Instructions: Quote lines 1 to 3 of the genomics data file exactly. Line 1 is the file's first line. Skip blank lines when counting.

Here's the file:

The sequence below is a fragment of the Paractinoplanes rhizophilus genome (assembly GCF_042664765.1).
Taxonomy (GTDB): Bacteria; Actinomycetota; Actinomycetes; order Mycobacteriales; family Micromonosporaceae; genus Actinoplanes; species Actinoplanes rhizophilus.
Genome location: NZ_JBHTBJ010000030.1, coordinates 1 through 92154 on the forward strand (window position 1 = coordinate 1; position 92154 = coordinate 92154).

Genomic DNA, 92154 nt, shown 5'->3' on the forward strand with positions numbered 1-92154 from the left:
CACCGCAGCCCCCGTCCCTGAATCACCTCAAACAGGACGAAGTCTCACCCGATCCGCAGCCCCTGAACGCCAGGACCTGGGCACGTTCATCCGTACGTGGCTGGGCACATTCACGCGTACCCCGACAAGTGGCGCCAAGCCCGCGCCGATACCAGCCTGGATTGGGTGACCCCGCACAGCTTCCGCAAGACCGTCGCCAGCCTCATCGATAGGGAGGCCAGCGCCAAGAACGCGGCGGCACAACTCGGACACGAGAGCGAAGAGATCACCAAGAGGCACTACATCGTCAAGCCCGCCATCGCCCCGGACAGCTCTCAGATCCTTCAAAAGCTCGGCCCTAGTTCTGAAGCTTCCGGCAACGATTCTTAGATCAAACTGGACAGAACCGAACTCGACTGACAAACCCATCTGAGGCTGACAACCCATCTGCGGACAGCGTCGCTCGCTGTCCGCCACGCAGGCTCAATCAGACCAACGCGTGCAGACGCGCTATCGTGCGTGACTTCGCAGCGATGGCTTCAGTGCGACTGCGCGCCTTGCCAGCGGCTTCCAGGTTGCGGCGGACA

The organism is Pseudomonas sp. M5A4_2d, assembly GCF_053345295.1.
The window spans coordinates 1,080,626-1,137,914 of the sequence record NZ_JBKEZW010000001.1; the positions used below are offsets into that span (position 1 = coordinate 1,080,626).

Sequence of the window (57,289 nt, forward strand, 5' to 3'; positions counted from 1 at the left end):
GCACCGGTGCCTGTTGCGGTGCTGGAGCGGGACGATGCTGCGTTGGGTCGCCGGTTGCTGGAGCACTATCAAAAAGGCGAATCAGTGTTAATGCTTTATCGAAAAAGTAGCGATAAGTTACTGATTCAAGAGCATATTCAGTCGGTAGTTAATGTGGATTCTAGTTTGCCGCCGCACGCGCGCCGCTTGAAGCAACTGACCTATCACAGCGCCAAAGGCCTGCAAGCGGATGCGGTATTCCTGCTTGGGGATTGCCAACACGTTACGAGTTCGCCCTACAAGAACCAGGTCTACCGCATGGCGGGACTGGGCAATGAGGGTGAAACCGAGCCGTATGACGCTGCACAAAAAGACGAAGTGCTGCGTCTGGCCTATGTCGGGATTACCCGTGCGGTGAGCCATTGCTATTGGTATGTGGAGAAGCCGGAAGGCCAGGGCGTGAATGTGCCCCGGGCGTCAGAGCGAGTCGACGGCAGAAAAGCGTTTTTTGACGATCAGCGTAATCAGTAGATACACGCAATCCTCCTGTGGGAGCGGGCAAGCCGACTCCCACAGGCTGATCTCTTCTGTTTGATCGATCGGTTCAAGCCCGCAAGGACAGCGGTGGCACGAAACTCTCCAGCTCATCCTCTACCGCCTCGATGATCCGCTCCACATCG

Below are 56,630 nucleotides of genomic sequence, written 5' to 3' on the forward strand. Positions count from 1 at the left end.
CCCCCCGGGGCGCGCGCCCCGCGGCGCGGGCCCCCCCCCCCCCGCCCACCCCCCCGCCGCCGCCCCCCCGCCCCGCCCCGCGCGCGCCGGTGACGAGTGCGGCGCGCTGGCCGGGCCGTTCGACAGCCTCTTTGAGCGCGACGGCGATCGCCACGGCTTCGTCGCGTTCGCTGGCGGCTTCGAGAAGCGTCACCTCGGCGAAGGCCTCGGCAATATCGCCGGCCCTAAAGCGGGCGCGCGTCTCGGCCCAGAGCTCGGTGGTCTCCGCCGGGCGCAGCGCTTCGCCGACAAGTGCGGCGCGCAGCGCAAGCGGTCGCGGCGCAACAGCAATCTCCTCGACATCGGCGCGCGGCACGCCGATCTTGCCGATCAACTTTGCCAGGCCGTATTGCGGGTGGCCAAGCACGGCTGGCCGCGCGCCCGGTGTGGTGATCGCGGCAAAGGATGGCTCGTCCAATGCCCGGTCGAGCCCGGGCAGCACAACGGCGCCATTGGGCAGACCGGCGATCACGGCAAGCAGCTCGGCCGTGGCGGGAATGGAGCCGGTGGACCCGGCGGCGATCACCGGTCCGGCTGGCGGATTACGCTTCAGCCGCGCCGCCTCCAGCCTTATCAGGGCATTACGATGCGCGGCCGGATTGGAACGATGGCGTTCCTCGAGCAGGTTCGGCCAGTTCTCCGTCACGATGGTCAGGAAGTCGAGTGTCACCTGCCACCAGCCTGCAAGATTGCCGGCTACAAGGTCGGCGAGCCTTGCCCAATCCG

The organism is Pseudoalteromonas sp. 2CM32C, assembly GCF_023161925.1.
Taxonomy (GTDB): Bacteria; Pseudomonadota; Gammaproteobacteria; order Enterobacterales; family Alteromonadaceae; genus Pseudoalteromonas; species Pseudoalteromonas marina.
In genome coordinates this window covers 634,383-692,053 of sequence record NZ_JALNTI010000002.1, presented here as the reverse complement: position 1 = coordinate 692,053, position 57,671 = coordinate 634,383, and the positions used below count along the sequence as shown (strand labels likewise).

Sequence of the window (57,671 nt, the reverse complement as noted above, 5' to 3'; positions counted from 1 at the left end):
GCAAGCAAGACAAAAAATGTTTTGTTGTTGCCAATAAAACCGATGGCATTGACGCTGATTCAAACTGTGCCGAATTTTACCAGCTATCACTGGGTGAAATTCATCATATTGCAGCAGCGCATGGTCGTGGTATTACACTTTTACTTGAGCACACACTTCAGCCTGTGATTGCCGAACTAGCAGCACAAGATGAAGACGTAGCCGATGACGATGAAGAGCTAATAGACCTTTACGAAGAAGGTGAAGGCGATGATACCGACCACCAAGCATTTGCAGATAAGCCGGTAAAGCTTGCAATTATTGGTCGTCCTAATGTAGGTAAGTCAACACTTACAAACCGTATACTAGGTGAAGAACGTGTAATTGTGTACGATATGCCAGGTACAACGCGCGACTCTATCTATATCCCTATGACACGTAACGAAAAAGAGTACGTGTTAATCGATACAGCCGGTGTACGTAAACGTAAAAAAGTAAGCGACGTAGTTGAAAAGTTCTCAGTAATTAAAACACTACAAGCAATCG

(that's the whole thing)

The sequence below is a fragment of the Paractinoplanes rhizophilus genome (assembly GCF_042664765.1).
Taxonomy (GTDB): Bacteria; Actinomycetota; Actinomycetes; order Mycobacteriales; family Micromonosporaceae; genus Actinoplanes; species Actinoplanes rhizophilus.
Genome location: NZ_JBHTBJ010000030.1, coordinates 1 through 92154 on the forward strand (window position 1 = coordinate 1; position 92154 = coordinate 92154).